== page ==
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The Measure of the Universe
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ISBN-10: 1-55404-040-X
Genre: Science Fiction
eBook Length: 109 Pages
Published: April 2003

From inside the flap

A wide-eyed paleographer from Antares arrives on the Greek isles to study ancient inscriptions with a sharp-tongued communications professor. Blundering through the lexical labyrinth, they discover love among the runes, until one gloss too many uncovers a thread of deception that leads straight to disaster for both their planets.

Will the amiable alien save the day by revealing his semantic secrets, or will the censorious Antarans throw the book at him?

Will the professor of pictographs see the light?

Fire up your universal translators, it's Prometheus, Bloodied but Unbound!

Reviews and Awards

Studded with clever double entendres and puns, this makes an engaging weekend read for language lovers.
--Roberta Johnson Copyright ? American Library Association. All rights reserved

The Measure Of The Universe is enthusiastically recommended to science fiction enthusiasts as an original, wild, and fun-loving romp touching on limits between and beyond human and nonhuman cultures alike.
--Midwest Book Review

The Measure of the Universe (Excerpt)

The Measure of the Universe

Ellen Larson
Read the Author's Apology

He gave men speech, and speech created thought,
Which is the Measure of the Universe.
Prometheus Unbound, II 50?51

Percy Bysshe Shelley

The Measure of the Universe
Year 2099

Through the bubble window of the aircraft, R.H. Herman gazed down at the sapphire blue Mediterranean, and at the rugged little gray-green islands dotting its surface. The expanse of the sea and the sparseness of the land made him feel a little queasy. He was a long way from home, and an even longer way out on a spindly professional limb of his own grafting. Unnerving to think that what happened in this stagnant little backwater of civilization might determine the future of the entire planet?not to mention his whole career! A trickle of sweat, inspired by the blazing Mediterranean sun, ran down the back of his neck. His wife had been right: he shouldn?t have worn the suit.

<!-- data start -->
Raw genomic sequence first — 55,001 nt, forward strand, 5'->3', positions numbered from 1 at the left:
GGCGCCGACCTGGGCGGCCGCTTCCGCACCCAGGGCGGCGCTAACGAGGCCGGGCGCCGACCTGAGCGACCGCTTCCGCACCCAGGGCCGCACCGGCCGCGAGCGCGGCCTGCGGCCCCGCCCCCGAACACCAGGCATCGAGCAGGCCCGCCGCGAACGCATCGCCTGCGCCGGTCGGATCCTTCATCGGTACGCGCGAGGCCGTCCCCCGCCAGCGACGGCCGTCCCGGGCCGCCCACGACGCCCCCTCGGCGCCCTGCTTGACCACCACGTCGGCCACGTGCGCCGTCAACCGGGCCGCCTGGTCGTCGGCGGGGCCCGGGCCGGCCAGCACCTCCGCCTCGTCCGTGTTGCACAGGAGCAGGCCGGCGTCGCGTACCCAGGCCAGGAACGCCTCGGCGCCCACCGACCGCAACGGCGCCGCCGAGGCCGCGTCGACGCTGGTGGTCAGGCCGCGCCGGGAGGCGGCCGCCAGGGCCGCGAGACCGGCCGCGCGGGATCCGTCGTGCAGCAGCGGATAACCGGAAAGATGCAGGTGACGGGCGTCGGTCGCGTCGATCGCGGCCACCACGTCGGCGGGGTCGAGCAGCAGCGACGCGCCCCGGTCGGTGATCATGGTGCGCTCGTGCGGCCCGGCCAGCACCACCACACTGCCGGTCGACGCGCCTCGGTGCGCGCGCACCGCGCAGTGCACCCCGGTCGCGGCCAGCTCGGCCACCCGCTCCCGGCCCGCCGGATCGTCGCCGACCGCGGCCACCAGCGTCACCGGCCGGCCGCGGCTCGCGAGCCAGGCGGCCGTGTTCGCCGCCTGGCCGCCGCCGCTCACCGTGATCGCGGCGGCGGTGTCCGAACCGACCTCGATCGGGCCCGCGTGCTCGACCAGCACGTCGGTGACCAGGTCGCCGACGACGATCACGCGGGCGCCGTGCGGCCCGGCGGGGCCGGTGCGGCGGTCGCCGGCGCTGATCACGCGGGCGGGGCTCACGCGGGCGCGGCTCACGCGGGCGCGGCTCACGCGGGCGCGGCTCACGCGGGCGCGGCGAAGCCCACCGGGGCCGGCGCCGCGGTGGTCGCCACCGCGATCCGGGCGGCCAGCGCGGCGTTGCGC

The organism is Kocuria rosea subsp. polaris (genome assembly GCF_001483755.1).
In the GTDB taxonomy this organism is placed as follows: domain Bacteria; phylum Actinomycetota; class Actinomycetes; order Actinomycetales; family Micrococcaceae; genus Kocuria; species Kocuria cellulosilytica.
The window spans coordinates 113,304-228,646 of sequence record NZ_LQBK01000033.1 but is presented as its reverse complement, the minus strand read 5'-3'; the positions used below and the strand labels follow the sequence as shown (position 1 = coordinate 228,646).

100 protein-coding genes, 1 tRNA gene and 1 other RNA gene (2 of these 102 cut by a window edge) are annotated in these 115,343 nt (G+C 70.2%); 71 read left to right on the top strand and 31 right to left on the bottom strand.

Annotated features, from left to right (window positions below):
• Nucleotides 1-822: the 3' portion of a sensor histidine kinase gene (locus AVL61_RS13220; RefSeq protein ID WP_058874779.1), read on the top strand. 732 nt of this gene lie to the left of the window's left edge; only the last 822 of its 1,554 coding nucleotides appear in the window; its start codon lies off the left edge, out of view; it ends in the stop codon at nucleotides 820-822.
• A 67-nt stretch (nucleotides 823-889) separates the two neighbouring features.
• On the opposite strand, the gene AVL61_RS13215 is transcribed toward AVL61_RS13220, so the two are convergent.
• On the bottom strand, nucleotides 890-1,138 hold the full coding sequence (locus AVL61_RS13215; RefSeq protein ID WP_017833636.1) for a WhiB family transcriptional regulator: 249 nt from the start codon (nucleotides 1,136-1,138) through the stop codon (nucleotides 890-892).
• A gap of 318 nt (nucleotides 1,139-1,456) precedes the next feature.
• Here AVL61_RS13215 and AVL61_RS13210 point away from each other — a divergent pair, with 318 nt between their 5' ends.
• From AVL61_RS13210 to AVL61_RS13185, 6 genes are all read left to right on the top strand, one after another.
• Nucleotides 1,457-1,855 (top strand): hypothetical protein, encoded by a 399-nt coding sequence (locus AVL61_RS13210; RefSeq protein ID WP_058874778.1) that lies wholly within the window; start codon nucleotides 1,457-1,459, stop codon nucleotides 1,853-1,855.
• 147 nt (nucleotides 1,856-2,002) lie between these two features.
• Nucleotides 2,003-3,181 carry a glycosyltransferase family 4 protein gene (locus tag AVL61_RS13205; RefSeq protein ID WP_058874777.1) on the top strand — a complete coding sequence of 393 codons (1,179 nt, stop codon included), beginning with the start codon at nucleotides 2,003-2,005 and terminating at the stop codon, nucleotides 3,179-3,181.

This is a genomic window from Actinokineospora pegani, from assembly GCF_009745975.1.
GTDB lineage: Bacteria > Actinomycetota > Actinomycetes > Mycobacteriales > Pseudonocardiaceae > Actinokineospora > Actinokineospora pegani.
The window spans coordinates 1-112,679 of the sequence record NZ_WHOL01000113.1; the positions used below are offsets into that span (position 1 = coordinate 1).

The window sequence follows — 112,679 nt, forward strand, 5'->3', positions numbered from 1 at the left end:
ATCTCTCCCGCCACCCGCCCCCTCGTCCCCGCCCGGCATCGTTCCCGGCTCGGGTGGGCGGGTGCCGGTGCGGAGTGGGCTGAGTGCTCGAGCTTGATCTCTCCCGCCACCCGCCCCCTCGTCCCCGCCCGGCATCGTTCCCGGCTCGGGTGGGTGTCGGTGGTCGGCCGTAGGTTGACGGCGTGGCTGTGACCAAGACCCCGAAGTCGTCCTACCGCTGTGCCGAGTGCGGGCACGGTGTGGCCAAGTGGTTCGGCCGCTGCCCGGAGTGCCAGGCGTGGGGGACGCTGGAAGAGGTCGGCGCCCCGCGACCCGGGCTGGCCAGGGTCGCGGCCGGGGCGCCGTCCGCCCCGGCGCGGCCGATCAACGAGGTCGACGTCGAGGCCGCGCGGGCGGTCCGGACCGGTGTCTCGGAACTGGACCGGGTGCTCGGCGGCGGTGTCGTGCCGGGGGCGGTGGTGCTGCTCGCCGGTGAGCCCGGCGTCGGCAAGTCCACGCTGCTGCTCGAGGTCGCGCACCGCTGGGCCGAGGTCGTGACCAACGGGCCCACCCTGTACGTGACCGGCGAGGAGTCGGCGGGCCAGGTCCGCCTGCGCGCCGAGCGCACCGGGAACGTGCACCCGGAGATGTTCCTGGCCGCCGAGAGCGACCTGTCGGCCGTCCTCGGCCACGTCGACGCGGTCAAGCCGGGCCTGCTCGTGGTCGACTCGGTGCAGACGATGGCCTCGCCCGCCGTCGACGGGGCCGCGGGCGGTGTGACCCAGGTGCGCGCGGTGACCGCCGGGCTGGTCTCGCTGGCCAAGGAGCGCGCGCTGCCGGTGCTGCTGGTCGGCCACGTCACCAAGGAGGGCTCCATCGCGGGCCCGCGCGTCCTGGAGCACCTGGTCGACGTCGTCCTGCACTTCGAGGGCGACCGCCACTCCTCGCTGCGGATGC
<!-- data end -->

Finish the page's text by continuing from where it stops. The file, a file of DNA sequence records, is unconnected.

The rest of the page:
The pilot singled out a conical island on the hazy strip where the water met the sky and pointed the aircraft at it. Before long Herman made out a white boardwalk ringing a placid harbor. Colorful sailing vessels were moored along long white piers that shot out into the water like the teeth of a semicircular comb. Behind the marina the ground rose steeply, so that the little houses, painted creamy white and blue and salmon pink, appeared stacked on top of one another like childrenís blocks. Above the houses, the land continued to rise to a stubby gray-green peak, upon which goats grazed, or dozed in the shade of stunted olive trees.

The craft soared over the southern tip of the marina, swooped behind the spur of the mountain, and floated noiselessly down to a bulls-eye landing pad. With an ease born of long practice, Herman popped open the passenger door and hopped out into a thick wall of heat.

A marine, dressed in crisp whites, emerged from a little building and approached along a walkway marked off by red geraniums. His salute had an extra snap that filled Herman with confidence. The man was obviously aware, despite the lack of attendant fanfare, that he was in the presence of power?or at least, of potential power. After a minimal exchange, the marine pointed out the service tunnel that ran beneath the spur to the marina. Hefting his briefcase, Herman set out upon the last stage of his journey.


An hour later, Hermanís progress ground to a halt half way up a steep stone stairway?the fourteenth he had climbed since leaving the marina. Breathing hard, he dropped the briefcase onto the step above and tried to straighten up. Stairs! An anachronism in a world that had discovered the graviton and its antiparticle half a century ago. Probably kept around for the tourists. Tourists took such pathetic delight in the inconveniences of the olden days?. Putting his hands on his hips, he arched his back. His wife was right: he needed to get to the gym more often. He grimaced at a hanging basket of pink and white flowers. It was becoming a real question how much more he could take.

"Don?t worry, mister!"

Herman looked up.

The street urchin who had guided him through the maze of twisting lanes, keeping the peddlers and goats at bay, grinned at him from the top of the stairs. "That address you want is right here." The boy threw his fist over his shoulder, pointing with his thumb.